An 88-acre chunk of downtown where city planners want to encourage the development of hotels and apartment buildings rather than office buildings was designated a "hotel incentive zone" by the D.C. Zoning Commission last week.
In the new zone, which straddles Massachusetts Avenue NW for about a mile from North Capitol Street to Thomas Circle and includes the area adjacent to the D.C. convention center now under construction, developers will be given extra square footage and height allowances only if they build hotels and apartment buildings.
City planning officials foresee a thriving hotel section that will help generate jobs, retail business and tax revenue in an area now filled with parking lots, deteriorating rowhouses and small stores. Without the new zoning, officials predicted, office buildings would dominate the area.
Although city officials say the new zoning eventually will result in a net increase of housing in the area, community activists, testifying in public hearings last fall, disagreed.
According to Jay Clark, president of the 300-member Ward Two Tenants Council, approximately 1,400 of the present dwellings will be lost because of the ruling, and there will be no incentive to build apartments because profits on hotels would be greater.
"It's really almost fraudulent to contend that any housing is going to result from this," said Clark.
But Alfredo D. Echeverria, assistant director of planning for the city, predicted, "There will not be a Chinese wall of hotels in the area. The market will demand apartments, and apartments will be built."
Last week's action, subject to review by the National Capital Planning Commission, set up an "overlay" zone, which means the current zoning is intact for buildings other than hotels or apartments. The area includes commercial, apartment-house and special-purpose zones, which allow both housing and offices for professionals and nonprofit organizations. The maximum building height in the commercial zones is 90 feet. Under the new incentive zoning, a hotel in the same area could be 110 feet high. It could also have total square footage 8.5 times the area of its building lot, as opposed to 6.5 times the site area -- the rule for an office building.
However, on narrow streets within the new zone, building heights still will be limited by a 1910 federal law to 80-100 feet.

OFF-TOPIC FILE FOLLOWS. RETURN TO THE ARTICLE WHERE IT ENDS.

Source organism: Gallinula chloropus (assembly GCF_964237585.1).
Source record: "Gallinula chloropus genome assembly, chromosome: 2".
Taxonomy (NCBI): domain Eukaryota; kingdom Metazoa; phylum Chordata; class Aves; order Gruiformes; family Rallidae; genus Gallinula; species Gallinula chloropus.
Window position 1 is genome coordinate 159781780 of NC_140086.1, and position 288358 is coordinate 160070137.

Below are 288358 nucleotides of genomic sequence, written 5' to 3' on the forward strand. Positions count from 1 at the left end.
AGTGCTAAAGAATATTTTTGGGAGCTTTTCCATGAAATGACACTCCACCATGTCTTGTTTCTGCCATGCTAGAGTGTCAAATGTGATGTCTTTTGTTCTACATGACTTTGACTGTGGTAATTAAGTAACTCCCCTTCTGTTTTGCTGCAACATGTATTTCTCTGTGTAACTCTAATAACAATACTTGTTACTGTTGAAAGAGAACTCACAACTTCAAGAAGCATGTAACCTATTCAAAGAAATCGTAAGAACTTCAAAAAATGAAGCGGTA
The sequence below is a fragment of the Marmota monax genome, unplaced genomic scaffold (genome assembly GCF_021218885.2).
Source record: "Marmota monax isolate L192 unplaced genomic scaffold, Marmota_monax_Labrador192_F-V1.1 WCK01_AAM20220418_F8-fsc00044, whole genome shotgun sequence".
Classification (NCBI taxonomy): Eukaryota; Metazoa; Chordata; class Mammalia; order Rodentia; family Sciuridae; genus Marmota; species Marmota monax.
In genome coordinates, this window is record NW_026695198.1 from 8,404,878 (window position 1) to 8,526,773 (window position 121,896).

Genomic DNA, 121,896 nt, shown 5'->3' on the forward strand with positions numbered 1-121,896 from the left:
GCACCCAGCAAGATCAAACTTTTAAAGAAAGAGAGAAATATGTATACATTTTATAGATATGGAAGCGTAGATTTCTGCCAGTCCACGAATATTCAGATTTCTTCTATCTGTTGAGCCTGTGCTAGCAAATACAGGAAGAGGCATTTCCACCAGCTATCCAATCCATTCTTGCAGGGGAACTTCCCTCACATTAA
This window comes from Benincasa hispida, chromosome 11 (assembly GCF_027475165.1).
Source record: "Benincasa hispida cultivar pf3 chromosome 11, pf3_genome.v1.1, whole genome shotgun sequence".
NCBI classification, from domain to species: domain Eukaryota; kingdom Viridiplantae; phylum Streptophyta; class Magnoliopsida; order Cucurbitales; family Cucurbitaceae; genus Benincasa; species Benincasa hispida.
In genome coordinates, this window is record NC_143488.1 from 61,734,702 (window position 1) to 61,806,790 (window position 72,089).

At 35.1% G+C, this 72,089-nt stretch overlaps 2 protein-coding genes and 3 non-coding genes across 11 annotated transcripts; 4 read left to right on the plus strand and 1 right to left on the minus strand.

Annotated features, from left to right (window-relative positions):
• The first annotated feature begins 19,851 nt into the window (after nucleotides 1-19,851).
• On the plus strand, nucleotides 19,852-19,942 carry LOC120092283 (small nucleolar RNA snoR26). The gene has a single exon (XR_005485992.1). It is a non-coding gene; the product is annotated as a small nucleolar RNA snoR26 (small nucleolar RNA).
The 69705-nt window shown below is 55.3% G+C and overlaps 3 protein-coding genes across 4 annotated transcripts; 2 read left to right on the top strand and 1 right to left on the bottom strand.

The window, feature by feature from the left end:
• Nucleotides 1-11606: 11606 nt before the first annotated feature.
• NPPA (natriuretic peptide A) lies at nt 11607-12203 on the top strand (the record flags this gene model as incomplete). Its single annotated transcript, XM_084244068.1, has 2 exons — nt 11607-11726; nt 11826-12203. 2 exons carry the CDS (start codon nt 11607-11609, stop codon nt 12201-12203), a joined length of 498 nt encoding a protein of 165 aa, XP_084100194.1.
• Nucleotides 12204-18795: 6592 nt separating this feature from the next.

To qualify for the zoning bonus, a bulding need not be all hotel or apartment space. Under the incentive plan, a builder could put up a complex in which nine stories were devoted to office use and two stories put to residential use.
"What we're going to see a lot of office buildings with hotel rooms stuck on top," said Tom Lodge of the Citizens Planning Coalition, which opposed the new zoning.
Echeverria, however, dismissed that idea as "unrealistic."
During last fall's hearings, two developers said they planned to build hotels within the zone. John Simpson said he would build a 300-room hotel on Massachusetts Avenue between Fourth and Fifth streets NW, and Charles Wilkes said he and a partner planned to convert the 77-unit Tudor Hall apartment building, at 10th Street and Massachussets Avenue NW, into a "small, European-style hotel."
In a telephone interview, Wilkes said that he would have dropped plans for the hotel if the incentive zoning had not been approved. Without the extra height and square footage, he said, the building would not have been profitable and he would have had to receive special permission from the Board of Zoning Adjustment to build bigger -- meaning a costly delay. He added that he is considering building another hotel in the zone.
The new zone was conceived after the Zoning Commission, responding to pressure from residents' groups, restricted hotel development in residential zones.Although the new zone was intended to attract hotel builders to the area around the convention center, the commissioners hinted they might, at some future time, consider applying the special zoning to other areas, such as 16th Street or Connecticut Avenue.